Beijing Health Office offers online forum for Chinese gays
Anthony Cuesta | August 14, 2006
TOKYO, Japan — A disease control office in Beijing has opened the city's first officially sanctioned online gay chatroom, but most of the posts come from the Web site's managers, a newspaper reported on Monday.
According to the Beijing Times, a link marked "comrade forum" – "comrades" being Chinese slang for gay men – on the Chaoyang District Disease Prevention and Control Center's Web site www.cystd.com provides open threads for people to discuss their feelings and seek counseling.
Few people apart from the site's managers have left posts since the forum opened two months ago, in part due to people's concerns about restrictions, the paper quoted Fu Qingyuan, an employee from the disease control center, as saying.
"Actually, such concerns are really unnecessary," Fu said, adding that apart from "people selling sex, obscene images and other unsavory content", posts would be largely untouched.
Fu, however, told the Times that health and disease prevention would be the main focus of the forum, an "obvious distinction" to other professional "comrade" Web sites set up by gay men.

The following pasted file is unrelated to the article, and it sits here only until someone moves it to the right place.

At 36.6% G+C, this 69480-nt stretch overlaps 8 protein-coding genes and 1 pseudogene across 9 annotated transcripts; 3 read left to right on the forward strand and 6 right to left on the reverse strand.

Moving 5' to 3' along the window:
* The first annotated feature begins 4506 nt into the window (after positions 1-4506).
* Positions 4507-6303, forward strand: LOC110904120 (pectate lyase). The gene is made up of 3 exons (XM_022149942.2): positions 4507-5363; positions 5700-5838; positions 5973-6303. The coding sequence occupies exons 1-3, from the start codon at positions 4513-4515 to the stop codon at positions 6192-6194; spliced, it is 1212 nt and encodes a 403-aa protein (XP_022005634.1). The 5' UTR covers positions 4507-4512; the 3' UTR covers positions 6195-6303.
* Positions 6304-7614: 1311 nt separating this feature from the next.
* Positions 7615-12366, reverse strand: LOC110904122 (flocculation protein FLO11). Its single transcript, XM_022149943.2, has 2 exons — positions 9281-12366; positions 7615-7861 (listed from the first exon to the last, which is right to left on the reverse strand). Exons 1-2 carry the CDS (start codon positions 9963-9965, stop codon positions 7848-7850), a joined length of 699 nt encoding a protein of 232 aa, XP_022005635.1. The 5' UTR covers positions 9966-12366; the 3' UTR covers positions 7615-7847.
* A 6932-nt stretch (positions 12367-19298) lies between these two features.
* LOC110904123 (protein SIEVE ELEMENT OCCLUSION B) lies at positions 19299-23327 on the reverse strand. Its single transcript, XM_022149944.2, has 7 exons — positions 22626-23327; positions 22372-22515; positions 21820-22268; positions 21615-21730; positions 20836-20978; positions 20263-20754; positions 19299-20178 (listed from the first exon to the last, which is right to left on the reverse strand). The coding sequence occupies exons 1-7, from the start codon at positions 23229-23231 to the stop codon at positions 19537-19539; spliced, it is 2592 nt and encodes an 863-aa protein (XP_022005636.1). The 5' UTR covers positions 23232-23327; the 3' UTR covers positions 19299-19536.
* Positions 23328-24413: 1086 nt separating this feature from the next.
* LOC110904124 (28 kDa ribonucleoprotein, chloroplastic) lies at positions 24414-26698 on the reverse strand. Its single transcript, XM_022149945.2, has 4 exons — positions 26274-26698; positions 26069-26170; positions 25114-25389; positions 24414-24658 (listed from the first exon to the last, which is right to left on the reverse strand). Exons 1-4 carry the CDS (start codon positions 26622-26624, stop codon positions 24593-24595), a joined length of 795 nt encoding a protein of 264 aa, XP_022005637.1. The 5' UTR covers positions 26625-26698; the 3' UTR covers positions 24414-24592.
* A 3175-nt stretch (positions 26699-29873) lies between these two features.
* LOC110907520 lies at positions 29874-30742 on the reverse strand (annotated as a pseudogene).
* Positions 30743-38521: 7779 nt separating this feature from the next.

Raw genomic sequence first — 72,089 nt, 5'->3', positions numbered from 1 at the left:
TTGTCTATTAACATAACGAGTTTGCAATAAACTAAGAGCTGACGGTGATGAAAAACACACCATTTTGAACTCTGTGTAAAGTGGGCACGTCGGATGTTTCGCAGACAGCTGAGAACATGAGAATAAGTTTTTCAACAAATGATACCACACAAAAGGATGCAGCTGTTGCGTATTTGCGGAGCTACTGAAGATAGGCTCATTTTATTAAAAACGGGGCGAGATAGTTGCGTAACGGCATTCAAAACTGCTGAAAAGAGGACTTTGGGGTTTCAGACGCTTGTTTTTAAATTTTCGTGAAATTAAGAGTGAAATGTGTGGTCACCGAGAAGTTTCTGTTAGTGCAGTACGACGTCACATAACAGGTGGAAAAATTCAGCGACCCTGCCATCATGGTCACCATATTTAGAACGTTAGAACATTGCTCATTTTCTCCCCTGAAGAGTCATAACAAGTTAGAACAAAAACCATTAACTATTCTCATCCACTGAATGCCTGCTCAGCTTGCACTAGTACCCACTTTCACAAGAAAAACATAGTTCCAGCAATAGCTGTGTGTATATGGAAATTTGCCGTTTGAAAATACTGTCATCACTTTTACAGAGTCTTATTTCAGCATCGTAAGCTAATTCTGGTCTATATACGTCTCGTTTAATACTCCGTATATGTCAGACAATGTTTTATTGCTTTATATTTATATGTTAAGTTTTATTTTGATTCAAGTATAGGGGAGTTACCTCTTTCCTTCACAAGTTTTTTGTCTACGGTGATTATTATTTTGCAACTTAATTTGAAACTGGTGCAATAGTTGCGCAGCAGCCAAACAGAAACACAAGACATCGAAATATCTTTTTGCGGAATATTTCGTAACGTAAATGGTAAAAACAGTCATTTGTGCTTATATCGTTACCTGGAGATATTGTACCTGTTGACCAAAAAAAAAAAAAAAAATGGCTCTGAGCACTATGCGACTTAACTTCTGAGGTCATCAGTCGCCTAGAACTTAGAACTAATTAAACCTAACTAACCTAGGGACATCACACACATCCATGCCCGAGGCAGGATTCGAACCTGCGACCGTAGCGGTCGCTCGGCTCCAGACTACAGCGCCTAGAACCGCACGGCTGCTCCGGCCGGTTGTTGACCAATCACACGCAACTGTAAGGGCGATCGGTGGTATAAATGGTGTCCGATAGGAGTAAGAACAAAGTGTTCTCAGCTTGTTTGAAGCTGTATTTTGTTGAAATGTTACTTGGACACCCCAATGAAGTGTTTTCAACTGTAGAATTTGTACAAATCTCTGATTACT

"The purpose of the site is to let all gay people express their true needs, to allow health workers to better communicate with them and to prevent and control the possibility of AIDS risks developing," Fu said to the Times.
According to Reuters, homosexuality, while no longer officially considered a mental disorder in China, is still an off limits subject for many.
In a Beijing survey, only 15 percent of 482 men who had sex with men understood that they were at risk of contracting HIV, according to a 2005 report by the United Nations' UNAIDS.
China estimates it has five to 10 million gay men and about 80 percent have admitted knowing nothing about the spread of HIV/AIDS, state media have reported.
China reported 75,000 new HIV infections last year and estimates it has 650,000 HIV/AIDS cases, but some experts say the number may be higher. – Issued by Gay Link Content
Sex taboos put Chinese gays more at risk for HIV/AIDS